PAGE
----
The big headwind remains the Covid-19 virus. While we have seen abatement overseas, it’s possible it will remain in this country much longer, with rolling recurrences. Even areas that are on the rebound get new cases as people from “hot spots” return to the healing regions, reigniting fears. Many worry about a second wave coming next winter. However, the more the second wave is delayed, the more time there’ll be to develop testing and antidotes that could make it much less fearsome. A key question is whether we have the testing or tracking to pull off a reopening and ensure the public that venturing out is safe.
How are US Q1 Corporate Earnings Shaping Up?
Earnings are projected to be down 10%. All eyes, however, will be on the outlook, which is no easier to forecast for managements than for our elected officials. Big banks like JP Morgan and Wells Fargo struck cautious tones in their recent earnings, with reserves boosted up to six times what they reserved for a year ago. Not surprisingly, consumer products companies’ results have stayed strong and the outlook is upbeat. Both Johnson & Johnson and Procter & Gamble recently hiked their dividends.
How Does the Value of the US Dollar Play into It?
Market participants are now asking: “Is the US Dollar a leading indicator or a lagging one?” Certainly, grim news leads to US Dollar strength, while better news could lead to a pull back. Market participants will see any US Dollar pullback as adding to the “risk on” case, and vice versa. At the end of the day, US Dollar traders are keying off the same health data everyone else is.
Views on IMF World Economic Outlook
The International Monetary Fund (IMF) released a painful forecast, but from a contrarian perspective that may be a positive. The IMF says there will be only “partial” recovery and not until 2021. Its forecast calls for a global slowdown deeper than the 2008-9 crisis.
This disappointing outlook keeps expectations low, allowing for upcoming events to more easily exceed expectations. It did note that there are more avenues for assistance now than in the 1930s. It is placing a 6-month moratorium on debt repayment by 25 smaller countries, now facing a perfect storm. However, some argue that won’t be enough and call for full debt cancellation.
Current Investment Strategies
There are really two approaches. One is to buy what’s held up best, the other is to buy what’s been hit hardest. If you believe this ends sooner rather than later than maybe the latter approach is best, and vice versa. Certain businesses that have been hard hit but seem likely to rebound could be good bets:
Restaurant Brands International (QSR)* has many tried and true low cost restaurant chains, like Burger King, Tim Hortons, and Popeyes. As a franchisor, it’s less capital intensive. The stock yields 5% and is down by half from its 52-week high. Private equity king Bill Ackerman is a big holder.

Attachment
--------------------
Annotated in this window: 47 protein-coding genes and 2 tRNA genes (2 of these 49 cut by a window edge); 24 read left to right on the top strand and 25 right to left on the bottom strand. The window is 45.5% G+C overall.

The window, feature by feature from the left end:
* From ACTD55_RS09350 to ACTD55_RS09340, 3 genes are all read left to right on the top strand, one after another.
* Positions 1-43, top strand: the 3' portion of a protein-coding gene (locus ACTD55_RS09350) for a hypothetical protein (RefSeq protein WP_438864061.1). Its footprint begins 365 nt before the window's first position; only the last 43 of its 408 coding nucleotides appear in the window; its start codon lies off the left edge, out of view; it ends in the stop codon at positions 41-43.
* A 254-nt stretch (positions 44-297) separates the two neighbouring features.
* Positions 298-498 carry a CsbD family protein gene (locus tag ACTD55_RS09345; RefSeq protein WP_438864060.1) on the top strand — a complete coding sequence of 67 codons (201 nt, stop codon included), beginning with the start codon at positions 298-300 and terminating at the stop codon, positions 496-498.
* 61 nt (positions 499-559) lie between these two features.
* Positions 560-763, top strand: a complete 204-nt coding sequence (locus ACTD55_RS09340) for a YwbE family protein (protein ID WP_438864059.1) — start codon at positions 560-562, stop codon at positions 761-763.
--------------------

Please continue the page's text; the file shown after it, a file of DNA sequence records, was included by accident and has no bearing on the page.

Live Nation Entertainment (LYV)* is down by 45% from its 52-week high. It’s the premier concert promoter with over 570 million fans worldwide. LYV controls over 235 iconic venues like Spark Arena in New Zealand. Ticketmaster is part of its operations, which sells close to 500 million tickets annually. Its artist management agencies have over 400 clients. Famed investor John Malone, via Liberty Media’s Formula One tracking stock, owns about 35% of the stock.
Federal Express (FDX)*, part of the package delivery duopoly with United Parcel Service, seems well positioned, down by 2/3 from its all-time high. It’s poised to take advantage of three trends, namely more online ordering, the retreat of Amazon from trying to create its own delivery service, and the fragility of the US Postal Service.
Anheuser Busch (BUD)*, down by half from its 52-week high, is the largest brewer on the planet and one of the world’s top five consumer companies. BUD controls five of the top ten beer brands and has 18 brands with sales of over a billion. BUD sells one out of every two beers sold Stateside. BUD is a defensive holding.
The Walt Disney Co. (DIS)* is a quintessential contrarian play for these uncertain times. The stock is in the penalty box, as its theme parks are off limits for those under quarantine. However, with the stock down by a third from its high, you are compensated for the uncertainty of when the parks open again. Disney is a content king, while its new Disney+ service has already garnered some 50 million users in the few months since its release. The acquisition of the Star Wars franchise accesses new audiences, while Disneyland Shanghai gives it another foothold into the Chinese market.
*DG Dietze and his family own DIS, FDX and BUD, while one or more clients own all stocks mentioned.
Note: David Dietze is President and Chief Investment Strategist at Point View Wealth Management.
Point View Wealth Management is an SEC-registered investment adviser and part of Peapack Private Wealth Management. For over 25 years, Point View Wealth Management has been providing customized portfolio management services and comprehensive financial planning solutions for individuals and their families to develop and achieve their financial goals.